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That is my opinion, interpretation, and bias about the future. It is not set in stone but malleable if we know how to sculpt it. We must think and plan for the long-term and act in the short term, and use our successes as milestones and failures as resources for learning. I believe a critical leadership competency is becoming totally aware of our biases when studying the information and research offered to frame trends before we make decisions.
Nassim Nicholas Taleb mentioned in his book, The Black Swan, that being able to look around the corner and see the future demands that are outside our biases. A few of Taleb’s biases follow.
Which do you model?
• Bandwagon effect – do or believe things because many other people do the same;
• Illusion of control – believe we can control or influence outcomes we clearly can’t; • Planning fallacy – underestimate time and resources needed for task comple- tion; and
• Wishful thinking – the formation of beliefs and making decisions according to what is pleasing to imagine instead of the evidence or rationality.
I offer the following trends sited in the November-December 2012 issue of The Futurist, published by The World Future Society, as an opportunity to observe your biases. How can you and your association take the initiative in these new opportunities? What organizational biases will need to be overcome?
Corporate (and association) reputation ratings will be even more transparent. Robert Moran in his article “Ratoecracy and Corporate Reputation,” discussed how organizations’ reputations will be quantified, where customers, suppliers and employees will gain power. Today, we use eBay, Yelp, Angie’s List and a myriad of others to rate our consumer experiences and levels of satisfaction. Soon enough, we will also rate corporations on their behavior. Members will do so on their associations by appreciating and dishing their products, services and events. This will mark a completely new era of reputation, transparency and perceived value. If the necessary technologies are in place now to create a real-time, reputational rating system for organizations can association be far behind being rated?
New corporate leaders with new skills are on the way. Geoffrey Colon, in his “Shakeups in the ‘C-Suite:’ Hail to the New Chiefs” article, cites how the future “will be shaped by leaders adept in social networking, content management, data mining and data meaning.” New positions in these areas are needed to effectively shape our future just as innovative marketing strategies did 35 years ago. Now chief marketing officers help drive both corporations and associations value and vision. They connect to the needs of the consumer/member. As social communities grow their influence, new staff positions will be needed to manager those relationships and their impact. Possible new job titles:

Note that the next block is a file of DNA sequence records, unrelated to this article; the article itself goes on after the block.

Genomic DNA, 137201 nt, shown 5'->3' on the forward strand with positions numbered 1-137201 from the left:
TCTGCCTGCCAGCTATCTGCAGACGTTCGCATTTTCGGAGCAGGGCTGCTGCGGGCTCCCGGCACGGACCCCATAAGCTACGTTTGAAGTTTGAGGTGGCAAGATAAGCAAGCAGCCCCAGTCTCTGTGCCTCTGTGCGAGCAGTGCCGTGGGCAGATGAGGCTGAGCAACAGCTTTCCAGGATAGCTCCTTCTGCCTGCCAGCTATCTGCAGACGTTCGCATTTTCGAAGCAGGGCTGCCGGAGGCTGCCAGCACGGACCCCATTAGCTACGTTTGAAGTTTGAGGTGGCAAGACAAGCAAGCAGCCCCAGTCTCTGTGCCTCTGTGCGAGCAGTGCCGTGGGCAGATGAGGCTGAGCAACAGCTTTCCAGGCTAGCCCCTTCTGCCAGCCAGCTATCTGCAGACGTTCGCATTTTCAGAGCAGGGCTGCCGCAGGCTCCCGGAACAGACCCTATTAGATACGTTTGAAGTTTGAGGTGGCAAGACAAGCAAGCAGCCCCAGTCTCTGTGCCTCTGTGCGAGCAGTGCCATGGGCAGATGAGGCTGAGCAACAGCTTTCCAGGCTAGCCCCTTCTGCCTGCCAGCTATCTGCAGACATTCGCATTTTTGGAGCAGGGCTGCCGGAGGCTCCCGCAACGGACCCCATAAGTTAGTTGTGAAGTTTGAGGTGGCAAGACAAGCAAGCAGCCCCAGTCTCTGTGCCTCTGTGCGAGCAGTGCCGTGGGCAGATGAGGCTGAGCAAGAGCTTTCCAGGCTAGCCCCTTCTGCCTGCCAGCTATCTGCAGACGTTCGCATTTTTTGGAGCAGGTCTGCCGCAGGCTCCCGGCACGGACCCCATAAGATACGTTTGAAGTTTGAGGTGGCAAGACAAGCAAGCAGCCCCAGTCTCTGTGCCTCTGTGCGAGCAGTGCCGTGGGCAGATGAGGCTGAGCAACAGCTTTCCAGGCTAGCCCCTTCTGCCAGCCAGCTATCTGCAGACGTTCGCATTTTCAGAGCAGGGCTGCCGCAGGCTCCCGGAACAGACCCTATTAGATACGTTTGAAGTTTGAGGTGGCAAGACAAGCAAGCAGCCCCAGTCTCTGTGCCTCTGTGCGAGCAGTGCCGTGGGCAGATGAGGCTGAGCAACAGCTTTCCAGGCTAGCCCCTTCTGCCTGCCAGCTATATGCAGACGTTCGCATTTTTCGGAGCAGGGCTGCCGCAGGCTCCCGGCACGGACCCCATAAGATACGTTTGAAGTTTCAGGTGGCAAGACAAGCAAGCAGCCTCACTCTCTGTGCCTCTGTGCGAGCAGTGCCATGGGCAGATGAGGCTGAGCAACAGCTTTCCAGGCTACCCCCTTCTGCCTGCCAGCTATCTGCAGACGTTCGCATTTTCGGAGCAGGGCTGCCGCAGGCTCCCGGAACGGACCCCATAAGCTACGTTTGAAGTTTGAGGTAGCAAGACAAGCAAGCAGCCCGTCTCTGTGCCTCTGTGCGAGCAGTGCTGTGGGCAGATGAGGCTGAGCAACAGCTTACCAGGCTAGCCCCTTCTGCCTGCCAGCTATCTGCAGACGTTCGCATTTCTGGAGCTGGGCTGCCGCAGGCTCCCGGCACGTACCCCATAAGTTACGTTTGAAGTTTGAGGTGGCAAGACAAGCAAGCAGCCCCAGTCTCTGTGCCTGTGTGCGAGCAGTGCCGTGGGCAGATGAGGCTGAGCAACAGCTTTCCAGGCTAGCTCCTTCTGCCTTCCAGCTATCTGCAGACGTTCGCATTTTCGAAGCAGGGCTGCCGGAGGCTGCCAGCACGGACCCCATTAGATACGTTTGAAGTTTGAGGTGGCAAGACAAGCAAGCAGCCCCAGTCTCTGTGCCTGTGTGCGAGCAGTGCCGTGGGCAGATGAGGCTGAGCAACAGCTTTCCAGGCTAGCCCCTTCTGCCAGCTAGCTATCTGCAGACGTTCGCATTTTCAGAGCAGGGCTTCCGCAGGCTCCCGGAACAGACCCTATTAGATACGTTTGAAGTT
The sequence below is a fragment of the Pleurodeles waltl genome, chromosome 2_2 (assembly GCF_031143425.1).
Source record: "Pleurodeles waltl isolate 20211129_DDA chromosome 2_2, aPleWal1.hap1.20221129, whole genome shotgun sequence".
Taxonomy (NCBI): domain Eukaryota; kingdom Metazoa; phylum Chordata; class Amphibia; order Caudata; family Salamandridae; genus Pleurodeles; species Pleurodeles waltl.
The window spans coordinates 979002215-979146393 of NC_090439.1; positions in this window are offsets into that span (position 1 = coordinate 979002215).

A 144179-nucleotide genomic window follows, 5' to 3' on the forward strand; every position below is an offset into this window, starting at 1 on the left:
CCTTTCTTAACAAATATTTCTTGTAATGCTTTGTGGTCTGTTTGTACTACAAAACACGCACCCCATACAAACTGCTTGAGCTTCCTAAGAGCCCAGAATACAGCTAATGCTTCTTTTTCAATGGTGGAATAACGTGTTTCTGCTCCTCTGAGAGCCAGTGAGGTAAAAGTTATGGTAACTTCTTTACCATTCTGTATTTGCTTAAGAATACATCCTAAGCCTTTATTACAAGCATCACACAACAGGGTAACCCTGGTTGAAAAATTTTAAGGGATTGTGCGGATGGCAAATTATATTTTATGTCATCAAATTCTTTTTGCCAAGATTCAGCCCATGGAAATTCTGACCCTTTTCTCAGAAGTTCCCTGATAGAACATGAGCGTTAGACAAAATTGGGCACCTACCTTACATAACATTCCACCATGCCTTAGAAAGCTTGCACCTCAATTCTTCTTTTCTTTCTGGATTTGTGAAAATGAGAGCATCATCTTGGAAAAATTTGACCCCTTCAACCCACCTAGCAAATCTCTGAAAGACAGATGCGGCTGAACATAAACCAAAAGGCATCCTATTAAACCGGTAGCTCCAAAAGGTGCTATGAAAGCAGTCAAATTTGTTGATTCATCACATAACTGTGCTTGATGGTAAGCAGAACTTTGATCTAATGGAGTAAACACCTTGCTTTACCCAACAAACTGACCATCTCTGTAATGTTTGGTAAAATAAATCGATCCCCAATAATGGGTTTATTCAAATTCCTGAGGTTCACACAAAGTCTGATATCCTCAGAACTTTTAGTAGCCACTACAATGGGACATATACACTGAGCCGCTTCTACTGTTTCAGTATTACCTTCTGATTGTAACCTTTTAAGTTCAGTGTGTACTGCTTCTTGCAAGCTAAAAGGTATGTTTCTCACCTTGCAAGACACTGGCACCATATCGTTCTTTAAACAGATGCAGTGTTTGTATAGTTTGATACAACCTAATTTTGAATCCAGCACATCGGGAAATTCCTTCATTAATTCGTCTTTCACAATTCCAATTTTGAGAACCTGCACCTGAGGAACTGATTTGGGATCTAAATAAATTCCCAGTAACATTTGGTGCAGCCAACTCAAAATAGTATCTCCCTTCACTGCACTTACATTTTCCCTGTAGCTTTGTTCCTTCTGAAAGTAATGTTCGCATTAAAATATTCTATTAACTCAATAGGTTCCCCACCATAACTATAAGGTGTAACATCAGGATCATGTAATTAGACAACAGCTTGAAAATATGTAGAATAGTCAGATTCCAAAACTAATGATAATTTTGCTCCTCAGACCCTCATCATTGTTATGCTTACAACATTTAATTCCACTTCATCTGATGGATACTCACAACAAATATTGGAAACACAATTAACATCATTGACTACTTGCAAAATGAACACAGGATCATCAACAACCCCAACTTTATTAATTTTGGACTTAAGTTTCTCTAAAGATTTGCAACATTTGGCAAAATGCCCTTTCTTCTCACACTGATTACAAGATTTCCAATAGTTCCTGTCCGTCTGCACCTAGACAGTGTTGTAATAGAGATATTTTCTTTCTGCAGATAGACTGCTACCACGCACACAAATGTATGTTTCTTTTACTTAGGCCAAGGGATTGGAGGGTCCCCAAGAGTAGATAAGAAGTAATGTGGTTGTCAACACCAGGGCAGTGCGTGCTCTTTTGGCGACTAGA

– earned media officer will be needed as many companies and associations are moving away from the “paid” silo (magazine ads) and operate more in the “owned” (websites) and “earned” (word-of-mouth buzz) areas;
– open-source manager will collaborate and share best practices with outside companies/associations;
– chief linguist will be key to interpret how people speak within the world of social networks, creating new and making use of existing shorthand expressions. If future communications with members are at a 140-character limit, this position will be responsible for crafting the best communications.
SHRM, in its Challenges Facing HR Over the Next 10 Years research results, circulated the following findings to its members. If these trends are currently effecting associations and the members they serve, what impact and influence will these trends have on the programs, events and communications your association is planning?
– The three biggest challenges facing human resources executives are: retaining and rewarding the best employees; developing the next generation of corporate leaders; and creating a corporate culture that attracts the best employees to organizations.
– The four most critical competencies in 10 years will be business acumen; organizational leadership and navigation; relationship management; and communication.
– Nonprofit organizations are more likely than privately owned for-profit organizations to indicate that creating an organizational culture where trust, open communication and fairness are emphasized and demonstrated by leaders is one of the most effective tactics in attracting, retaining and rewarding the best employees.
Every professional researcher knows the effect personal bias can have on results. What most leaders lack is the realization that this distinction exists as a filter through which all communication and action passes. Please set aside your always-present pre-conceived opinions and biases to see the possibilities that could present themselves in the future. “Knowing” about a trend is not all there is to know.
“If you get caught up in things over which you have no control, it will adversely affect those things over which you have control.” – John Wooden
Blanken is an experiential workshop presenter and keynoter, strategic facilitator, organizational innovator and creativity expert. Contacted her at firstname.lastname@example.org.